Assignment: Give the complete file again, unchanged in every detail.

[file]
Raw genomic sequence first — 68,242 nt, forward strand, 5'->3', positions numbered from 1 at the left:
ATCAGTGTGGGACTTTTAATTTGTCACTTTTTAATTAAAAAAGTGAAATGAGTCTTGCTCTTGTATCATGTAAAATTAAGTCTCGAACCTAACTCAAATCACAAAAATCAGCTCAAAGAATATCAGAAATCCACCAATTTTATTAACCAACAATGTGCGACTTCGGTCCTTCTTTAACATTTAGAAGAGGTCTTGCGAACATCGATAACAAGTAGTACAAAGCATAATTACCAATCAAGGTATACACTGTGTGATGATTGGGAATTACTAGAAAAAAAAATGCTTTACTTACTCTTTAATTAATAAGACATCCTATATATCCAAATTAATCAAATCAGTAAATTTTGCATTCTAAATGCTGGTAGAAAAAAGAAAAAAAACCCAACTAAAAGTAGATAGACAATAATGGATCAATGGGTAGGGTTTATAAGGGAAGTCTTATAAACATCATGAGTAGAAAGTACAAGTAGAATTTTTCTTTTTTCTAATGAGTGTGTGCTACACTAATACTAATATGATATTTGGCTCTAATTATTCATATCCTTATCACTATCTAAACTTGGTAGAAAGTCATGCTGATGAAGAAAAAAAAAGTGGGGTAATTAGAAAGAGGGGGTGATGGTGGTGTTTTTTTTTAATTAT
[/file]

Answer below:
Raw genomic sequence first — 68,242 nt, forward strand, 5'->3', positions numbered from 1 at the left:
ATCAGTGTGGGACTTTTAATTTGTCACTTTTTAATTAAAAAAGTGAAATGAGTCTTGCTCTTGTATCATGTAAAATTAAGTCTCGAACCTAACTCAAATCACAAAAATCAGCTCAAAGAATATCAGAAATCCACCAATTTTATTAACCAACAATGTGCGACTTCGGTCCTTCTTTAACATTTAGAAGAGGTCTTGCGAACATCGATAACAAGTAGTACAAAGCATAATTACCAATCAAGGTATACACTGTGTGATGATTGGGAATTACTAGAAAAAAAAATGCTTTACTTACTCTTTAATTAATAAGACATCCTATATATCCAAATTAATCAAATCAGTAAATTTTGCATTCTAAATGCTGGTAGAAAAAAGAAAAAAAACCCAACTAAAAGTAGATAGACAATAATGGATCAATGGGTAGGGTTTATAAGGGAAGTCTTATAAACATCATGAGTAGAAAGTACAAGTAGAATTTTTCTTTTTTCTAATGAGTGTGTGCTACACTAATACTAATATGATATTTGGCTCTAATTATTCATATCCTTATCACTATCTAAACTTGGTAGAAAGTCATGCTGATGAAGAAAAAAAAAGTGGGGTAATTAGAAAGAGGGGGTGATGGTGGTGTTTTTTTTTAATTAT